Atlantic League to Test TrackMan for Balls, Strikes Accuracy in June

By Jerry Del Priore 

ALPB/MLB Partnership Rules Implementation.

If everything goes accordingly in the independent Atlantic League of Professional Baseball this summer, the days of home plate umpires having full strike zone autonomy will fall by the wayside over time. 

The Atlantic League is getting closer to using a baseball tracking system called TrackMan, a radar-based technology which has the precise ability to track a ball’s flight within the strike zone, said Rick White, President of the Atlantic League. 

White said TrackMan is able to make adjustments to different players’ heights and stances, whether the player is the Houston Astros’ five-foot-six second baseman Jose Altuve or the New Yankees’ six-foot-seven outfielder Aaron Judge. 

If the experiment proves successful, MLB will consider implementing a similarly automated system for its future seasons. As of now, according to Trackman, MLB Advanced Media is already using its technology for ball tracking in its Statcast system.

“This is the benchmark of Major League Baseball has been using for a dozen of years for strike zone accuracy,” White said. But not in game situations as of yet.  

However, White said the Atlantic League isn’t looking to replace its umpires, just give them the opportunity to call balls and strikes with more precision. 

“We call it an assist,” he explained. “It will eliminate the difference between umpires’ strike zones. We’re going to train the umpires on how to use TrackMan. It’s not going to be a surprise to them. It’s going to help them.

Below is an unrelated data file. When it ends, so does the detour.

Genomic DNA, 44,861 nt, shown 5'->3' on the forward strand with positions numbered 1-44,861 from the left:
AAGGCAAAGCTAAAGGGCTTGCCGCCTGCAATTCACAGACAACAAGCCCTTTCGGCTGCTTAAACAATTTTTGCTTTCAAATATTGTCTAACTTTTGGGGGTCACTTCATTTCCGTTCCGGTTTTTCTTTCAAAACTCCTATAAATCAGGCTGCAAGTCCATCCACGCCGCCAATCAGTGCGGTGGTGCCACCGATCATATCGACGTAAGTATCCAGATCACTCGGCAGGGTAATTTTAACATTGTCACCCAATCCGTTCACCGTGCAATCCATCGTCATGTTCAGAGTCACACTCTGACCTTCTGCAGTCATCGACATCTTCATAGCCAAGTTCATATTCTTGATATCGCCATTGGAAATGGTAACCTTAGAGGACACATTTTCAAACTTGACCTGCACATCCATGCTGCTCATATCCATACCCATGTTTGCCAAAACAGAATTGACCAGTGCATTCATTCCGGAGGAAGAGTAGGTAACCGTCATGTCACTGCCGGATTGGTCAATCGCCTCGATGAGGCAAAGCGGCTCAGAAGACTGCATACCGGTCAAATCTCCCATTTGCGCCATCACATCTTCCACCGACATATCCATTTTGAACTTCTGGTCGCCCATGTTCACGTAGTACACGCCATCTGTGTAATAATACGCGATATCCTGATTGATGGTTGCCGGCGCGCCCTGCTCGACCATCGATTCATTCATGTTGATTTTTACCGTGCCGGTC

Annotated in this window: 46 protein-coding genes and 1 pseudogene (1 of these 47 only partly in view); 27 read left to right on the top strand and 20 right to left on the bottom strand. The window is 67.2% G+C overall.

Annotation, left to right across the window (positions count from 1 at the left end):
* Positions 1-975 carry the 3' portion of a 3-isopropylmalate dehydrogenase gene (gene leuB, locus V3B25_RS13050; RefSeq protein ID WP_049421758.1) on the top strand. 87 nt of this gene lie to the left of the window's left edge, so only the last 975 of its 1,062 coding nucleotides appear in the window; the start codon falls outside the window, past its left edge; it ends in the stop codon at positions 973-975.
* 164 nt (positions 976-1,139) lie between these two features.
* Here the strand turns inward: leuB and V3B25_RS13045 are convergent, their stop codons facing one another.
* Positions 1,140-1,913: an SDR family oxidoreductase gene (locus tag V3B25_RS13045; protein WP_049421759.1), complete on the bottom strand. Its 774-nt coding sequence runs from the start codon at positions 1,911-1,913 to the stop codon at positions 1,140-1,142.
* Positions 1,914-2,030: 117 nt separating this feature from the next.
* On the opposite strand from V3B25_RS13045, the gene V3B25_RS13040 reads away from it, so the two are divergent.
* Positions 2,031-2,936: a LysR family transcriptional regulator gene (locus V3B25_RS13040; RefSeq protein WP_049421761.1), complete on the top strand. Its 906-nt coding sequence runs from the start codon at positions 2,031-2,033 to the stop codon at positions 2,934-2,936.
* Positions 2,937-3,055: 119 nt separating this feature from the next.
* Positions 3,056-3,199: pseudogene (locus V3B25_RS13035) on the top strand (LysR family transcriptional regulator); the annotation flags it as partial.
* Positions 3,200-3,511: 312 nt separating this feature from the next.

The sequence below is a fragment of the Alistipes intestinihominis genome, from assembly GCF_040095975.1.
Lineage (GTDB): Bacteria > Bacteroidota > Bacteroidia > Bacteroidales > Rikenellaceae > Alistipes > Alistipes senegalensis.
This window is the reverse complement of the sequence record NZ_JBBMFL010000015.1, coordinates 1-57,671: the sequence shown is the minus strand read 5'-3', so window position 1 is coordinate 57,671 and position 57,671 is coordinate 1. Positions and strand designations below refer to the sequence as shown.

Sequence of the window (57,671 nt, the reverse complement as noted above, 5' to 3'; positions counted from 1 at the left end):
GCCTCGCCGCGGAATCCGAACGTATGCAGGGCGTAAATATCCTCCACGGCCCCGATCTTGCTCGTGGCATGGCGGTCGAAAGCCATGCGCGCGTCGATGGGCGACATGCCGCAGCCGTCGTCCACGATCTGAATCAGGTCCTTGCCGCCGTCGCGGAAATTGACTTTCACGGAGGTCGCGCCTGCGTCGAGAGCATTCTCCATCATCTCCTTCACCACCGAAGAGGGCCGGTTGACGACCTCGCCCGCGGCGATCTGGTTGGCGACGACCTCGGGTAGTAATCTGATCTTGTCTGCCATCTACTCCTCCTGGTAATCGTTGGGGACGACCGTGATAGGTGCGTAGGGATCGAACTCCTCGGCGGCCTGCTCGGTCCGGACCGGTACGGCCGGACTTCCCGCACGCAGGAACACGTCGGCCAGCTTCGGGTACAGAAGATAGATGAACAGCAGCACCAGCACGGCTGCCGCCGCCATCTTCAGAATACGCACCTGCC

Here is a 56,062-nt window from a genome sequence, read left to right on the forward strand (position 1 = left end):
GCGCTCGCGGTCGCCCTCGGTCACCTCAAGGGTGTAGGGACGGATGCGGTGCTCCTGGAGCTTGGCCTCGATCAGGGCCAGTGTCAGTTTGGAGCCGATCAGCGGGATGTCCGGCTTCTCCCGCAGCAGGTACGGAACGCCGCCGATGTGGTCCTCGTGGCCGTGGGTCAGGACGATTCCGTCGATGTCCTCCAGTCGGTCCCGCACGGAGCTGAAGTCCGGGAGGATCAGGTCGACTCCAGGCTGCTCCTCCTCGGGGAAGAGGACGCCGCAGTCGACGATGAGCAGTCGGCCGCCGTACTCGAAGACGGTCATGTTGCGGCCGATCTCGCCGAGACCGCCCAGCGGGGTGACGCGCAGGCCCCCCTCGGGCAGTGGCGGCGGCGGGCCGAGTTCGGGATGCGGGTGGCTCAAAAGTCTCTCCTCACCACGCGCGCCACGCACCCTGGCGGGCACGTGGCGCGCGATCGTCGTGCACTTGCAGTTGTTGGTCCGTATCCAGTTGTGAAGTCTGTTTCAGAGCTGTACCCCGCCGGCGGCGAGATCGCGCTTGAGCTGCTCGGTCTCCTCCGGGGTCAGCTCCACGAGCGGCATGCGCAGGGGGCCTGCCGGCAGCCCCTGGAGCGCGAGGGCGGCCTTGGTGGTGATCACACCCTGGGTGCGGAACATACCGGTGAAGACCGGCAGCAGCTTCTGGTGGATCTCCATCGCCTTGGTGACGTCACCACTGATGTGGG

“At the end of the day, it will be under serious review for MLB.”  

While some people might first balk at the change, White feels it’s an important step to take for the Atlantic League, with MBL possibly following suit. 

“I would say we’re more of pioneers,” White said. “When anyone goes through change, someone has to be the first to test it out. I believe MLB is going to start making more informed decisions because of what we’re doing.” 

Other experimental playing rules and equipment that will be in place during the 2019 Atlantic League Season are as follows (MLB will take findings under advisement):

  • No mound visits permitted by players or coaches other than for pitching changes or medical issues.  
  • Pitchers must face a minimum of three batters or reach the end of an inning before they exit the game, unless the pitcher becomes injured.  
  • Increase the size of 1st, 2nd and 3rd base from 15-inch squares to 18-inch squares. 
  • Require two infielders to be on each side of second base when a pitch is released (if not, the ball is dead and the umpire shall call a ball).
  • The time between innings and pitching changes reduced from 2:05 to 1:45. 
  • Distance from pitching rubber to home plate extended 24 inches, in the second half of the season only; with no change to mound height or slope.

The experimental playing rule and equipment changes are part of a new three-year agreement between MLB and ALPB. The deal covers the transfer of players from ALPB to MLB and enhances MLB’s scouting coverage of ALPB games. MLB will provide statistical and radar tracking data from ALPB games to MLB Clubs.


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